Isla Fisher on voicing a deadly Aussie snake: ‘We’re so proud about how many things can kill you’
Isla Fisher is not someone you would expect to play a character whose appearance guarantees entry into a group known as the Ugly Secret Society, yet in her new flick Back to the Outback she’s not only frightening to look at, but also deadly.
9Honey spoke with the Australian actress about her new animated comedy, which premieres on Netflix today, asking the 45-year-old how she reacted when approached to play Maddie, a taipan described as a “hideous monster”.
“I thought, ‘That’s me before hair and makeup at work’,” Fisher tells 9Honey, laughing.
“I was very excited. I’ve always wanted to play a creature and never thought I’d be cast as a snake.
“She’s a taipan, which is the deadliest snake in the world, and I saw an image of her and she was so iconic and such a cobalt blue and she seemed really cool.
“It seemed like the perfect job for me during lockdown to celebrate Australia in this way.”
Back to the Outback is a celebration of Australia’s unique flora and fauna, with some of the world’s cutest, and deadliest, animals calling Down Under home.
Maddie is part of a ragtag group of deadly critters that plot a daring escape from the reptile house of a Sydney zoo, where they’re tired of being gawked at by humans who look at them like they’re monsters.
They want to return to the outback, and to their families, where they hope they’ll fit in without being judged for their scales and fangs.
Joining Maddie on the adventure is thorny devil lizard Zoe (Miranda Tapsell), funnel-web spider Frank (Guy Pearce), scorpion Nigel (Angus Imrie) and Pretty Boy (Tim Minchin), a cute but annoyingly obnoxious koala.
The group is pursued through Sydney and the Blue Mountains by zookeeper Chaz (Eric Bana), and along the way there are some very familiar voices.
Listen out for Jacki Weaver, Keith Urban, Celeste Barber and Kylie Minogue, who plays Susan the Bush Pig.
Fisher didn’t get to hang out with her co-stars due to them all living in different time zones and the movie being made during coronavirus lockdowns.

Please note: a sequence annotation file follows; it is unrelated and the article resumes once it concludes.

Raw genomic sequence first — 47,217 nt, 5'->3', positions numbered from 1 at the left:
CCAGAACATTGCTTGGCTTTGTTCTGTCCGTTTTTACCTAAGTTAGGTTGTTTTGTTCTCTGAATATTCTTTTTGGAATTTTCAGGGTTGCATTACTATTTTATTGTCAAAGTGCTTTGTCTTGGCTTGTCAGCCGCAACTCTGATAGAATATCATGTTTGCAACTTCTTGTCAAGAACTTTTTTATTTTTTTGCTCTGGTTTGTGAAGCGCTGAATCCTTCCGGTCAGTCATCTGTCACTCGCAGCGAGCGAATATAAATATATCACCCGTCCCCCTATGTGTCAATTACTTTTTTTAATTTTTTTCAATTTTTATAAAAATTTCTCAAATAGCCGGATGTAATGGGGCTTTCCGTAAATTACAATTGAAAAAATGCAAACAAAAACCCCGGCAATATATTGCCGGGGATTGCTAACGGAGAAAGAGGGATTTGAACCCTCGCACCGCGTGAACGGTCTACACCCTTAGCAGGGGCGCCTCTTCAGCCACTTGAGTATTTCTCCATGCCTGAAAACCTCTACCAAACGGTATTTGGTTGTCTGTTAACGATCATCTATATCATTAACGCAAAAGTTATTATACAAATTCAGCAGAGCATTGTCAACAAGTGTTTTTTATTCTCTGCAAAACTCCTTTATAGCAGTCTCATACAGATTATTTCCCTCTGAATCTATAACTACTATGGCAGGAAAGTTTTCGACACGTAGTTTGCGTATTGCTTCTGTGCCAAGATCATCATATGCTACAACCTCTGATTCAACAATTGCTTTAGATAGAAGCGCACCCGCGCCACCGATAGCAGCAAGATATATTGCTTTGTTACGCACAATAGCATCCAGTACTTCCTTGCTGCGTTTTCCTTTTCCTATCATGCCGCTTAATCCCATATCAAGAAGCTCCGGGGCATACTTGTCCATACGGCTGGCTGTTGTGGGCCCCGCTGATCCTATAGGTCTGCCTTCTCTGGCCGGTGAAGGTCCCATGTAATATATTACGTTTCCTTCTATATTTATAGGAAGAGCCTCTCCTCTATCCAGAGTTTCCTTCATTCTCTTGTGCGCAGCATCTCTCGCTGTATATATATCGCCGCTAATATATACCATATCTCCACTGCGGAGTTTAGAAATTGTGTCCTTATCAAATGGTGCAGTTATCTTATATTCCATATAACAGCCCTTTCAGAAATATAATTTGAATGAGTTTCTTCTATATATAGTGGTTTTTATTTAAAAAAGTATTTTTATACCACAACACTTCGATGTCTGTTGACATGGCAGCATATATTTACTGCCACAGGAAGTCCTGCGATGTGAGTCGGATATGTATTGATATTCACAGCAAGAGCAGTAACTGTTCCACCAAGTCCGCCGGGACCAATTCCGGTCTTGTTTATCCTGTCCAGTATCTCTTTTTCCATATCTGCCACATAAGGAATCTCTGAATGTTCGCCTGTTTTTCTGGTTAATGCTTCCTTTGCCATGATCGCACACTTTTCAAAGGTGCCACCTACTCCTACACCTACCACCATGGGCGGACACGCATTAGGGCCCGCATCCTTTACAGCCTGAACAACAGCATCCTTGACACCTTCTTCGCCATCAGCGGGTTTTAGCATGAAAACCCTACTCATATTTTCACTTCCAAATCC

“It’s not until you see it all together that you’re like, ‘Oh, there’s Jacki Weaver, Kylie Minogue, Keith Urban, Eric Bana, Tim Minchin’ — it’s such a treat to watch a movie like this come together,” she says.
Although Maddie the snake is feared for her fangs and her venom — one drop of which could kill 100 men in 10 seconds — she does have a heart of gold.
The movie aims to show a new side to these scary creatures, something that attracted Fisher to the role.
“We’ve all seen platypus and kangaroos and wombats be adored. It’s time we had some reptiles and venomous creatures getting love.
“There were so many cool messages that resonated with me, from not judging a book by its cover, to put aside our differences, home is where the heart is. And that’s what’s wonderful about this story, it will give parents an opportunity not just to laugh and enjoy the adventure but also to talk about these messages.”
The Wedding Crashers star says her own family “loved” the film, having watched it during one of their regular movie nights.
She and husband Sacha Baron Cohen celebrated 20 years together this week (they married in 2010) and have three children — Olive, 13, Elula, 10, Montgomery, five.
“We watched this movie as a family and we all loved it,” she says.
“We’d just come from Australia and it was so emotional seeing the landscapes and hearing the accents and all of the critters, seeing the Blue Mountains animated, it was so magical.
“I always love a family movie night, it’s something to look forward to, particularly during lockdown.”
The film also gave Fisher the opportunity to sing during a particularly emotional moment when Maddie is thinking about escaping.
But Fisher wasn’t overly thrilled about her singing talents being included in the final cut.
“That’s so sweet that you would say it’s a talent, I’m not sure if you’re being sarcastic,” she laughs during our interview over Zoom.
“I will say, Natalie, that I can’t sing but I did my best and I sang in the movie and they left it in the movie, which is not my choice, it is the directors’ choice [Clare Knight, Harry Cripps] but nonetheless recording that was very challenging for me but I did it.”
Back to the Outback is now streaming on Netflix.